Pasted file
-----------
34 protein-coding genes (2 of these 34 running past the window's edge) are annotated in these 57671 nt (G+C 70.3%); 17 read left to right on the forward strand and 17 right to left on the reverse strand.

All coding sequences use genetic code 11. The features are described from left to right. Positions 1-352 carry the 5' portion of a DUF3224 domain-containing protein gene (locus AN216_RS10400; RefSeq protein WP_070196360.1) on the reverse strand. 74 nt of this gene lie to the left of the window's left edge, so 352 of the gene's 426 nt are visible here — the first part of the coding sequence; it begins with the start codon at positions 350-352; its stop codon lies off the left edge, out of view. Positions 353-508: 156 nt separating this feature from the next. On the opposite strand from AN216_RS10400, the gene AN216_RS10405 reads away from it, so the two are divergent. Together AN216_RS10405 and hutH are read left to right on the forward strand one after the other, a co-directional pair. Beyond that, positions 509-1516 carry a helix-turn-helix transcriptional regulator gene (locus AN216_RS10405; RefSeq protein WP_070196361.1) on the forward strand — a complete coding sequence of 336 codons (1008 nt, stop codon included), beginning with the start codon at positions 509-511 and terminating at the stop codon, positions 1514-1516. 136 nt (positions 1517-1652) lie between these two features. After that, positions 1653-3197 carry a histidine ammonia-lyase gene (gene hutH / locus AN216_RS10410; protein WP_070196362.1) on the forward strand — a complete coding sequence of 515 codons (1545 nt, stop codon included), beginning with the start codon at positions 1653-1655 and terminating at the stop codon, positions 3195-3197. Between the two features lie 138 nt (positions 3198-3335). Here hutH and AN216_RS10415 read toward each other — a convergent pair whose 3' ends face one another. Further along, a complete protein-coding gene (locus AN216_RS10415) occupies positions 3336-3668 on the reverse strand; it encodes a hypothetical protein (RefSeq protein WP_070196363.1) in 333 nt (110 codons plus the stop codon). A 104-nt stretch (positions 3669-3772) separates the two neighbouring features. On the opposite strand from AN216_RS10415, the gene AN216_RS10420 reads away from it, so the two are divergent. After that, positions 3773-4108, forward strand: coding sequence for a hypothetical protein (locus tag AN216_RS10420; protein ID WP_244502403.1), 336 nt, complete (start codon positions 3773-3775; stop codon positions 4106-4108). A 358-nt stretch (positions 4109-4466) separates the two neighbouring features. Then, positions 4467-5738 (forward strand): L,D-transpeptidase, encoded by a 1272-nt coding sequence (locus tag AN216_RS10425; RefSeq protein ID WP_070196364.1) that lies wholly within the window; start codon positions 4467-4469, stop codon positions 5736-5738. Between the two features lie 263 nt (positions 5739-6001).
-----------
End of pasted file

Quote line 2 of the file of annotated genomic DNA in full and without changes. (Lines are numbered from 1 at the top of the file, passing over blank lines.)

All coding sequences use genetic code 11. The features are described from left to right. Positions 1-352 carry the 5' portion of a DUF3224 domain-containing protein gene (locus AN216_RS10400; RefSeq protein WP_070196360.1) on the reverse strand. 74 nt of this gene lie to the left of the window's left edge, so 352 of the gene's 426 nt are visible here — the first part of the coding sequence; it begins with the start codon at positions 350-352; its stop codon lies off the left edge, out of view. Positions 353-508: 156 nt separating this feature from the next. On the opposite strand from AN216_RS10400, the gene AN216_RS10405 reads away from it, so the two are divergent. Together AN216_RS10405 and hutH are read left to right on the forward strand one after the other, a co-directional pair. Beyond that, positions 509-1516 carry a helix-turn-helix transcriptional regulator gene (locus AN216_RS10405; RefSeq protein WP_070196361.1) on the forward strand — a complete coding sequence of 336 codons (1008 nt, stop codon included), beginning with the start codon at positions 509-511 and terminating at the stop codon, positions 1514-1516. 136 nt (positions 1517-1652) lie between these two features. After that, positions 1653-3197 carry a histidine ammonia-lyase gene (gene hutH / locus AN216_RS10410; protein WP_070196362.1) on the forward strand — a complete coding sequence of 515 codons (1545 nt, stop codon included), beginning with the start codon at positions 1653-1655 and terminating at the stop codon, positions 3195-3197. Between the two features lie 138 nt (positions 3198-3335). Here hutH and AN216_RS10415 read toward each other — a convergent pair whose 3' ends face one another. Further along, a complete protein-coding gene (locus AN216_RS10415) occupies positions 3336-3668 on the reverse strand; it encodes a hypothetical protein (RefSeq protein WP_070196363.1) in 333 nt (110 codons plus the stop codon). A 104-nt stretch (positions 3669-3772) separates the two neighbouring features. On the opposite strand from AN216_RS10415, the gene AN216_RS10420 reads away from it, so the two are divergent. After that, positions 3773-4108, forward strand: coding sequence for a hypothetical protein (locus tag AN216_RS10420; protein ID WP_244502403.1), 336 nt, complete (start codon positions 3773-3775; stop codon positions 4106-4108). A 358-nt stretch (positions 4109-4466) separates the two neighbouring features. Then, positions 4467-5738 (forward strand): L,D-transpeptidase, encoded by a 1272-nt coding sequence (locus tag AN216_RS10425; RefSeq protein ID WP_070196364.1) that lies wholly within the window; start codon positions 4467-4469, stop codon positions 5736-5738. Between the two features lie 263 nt (positions 5739-6001).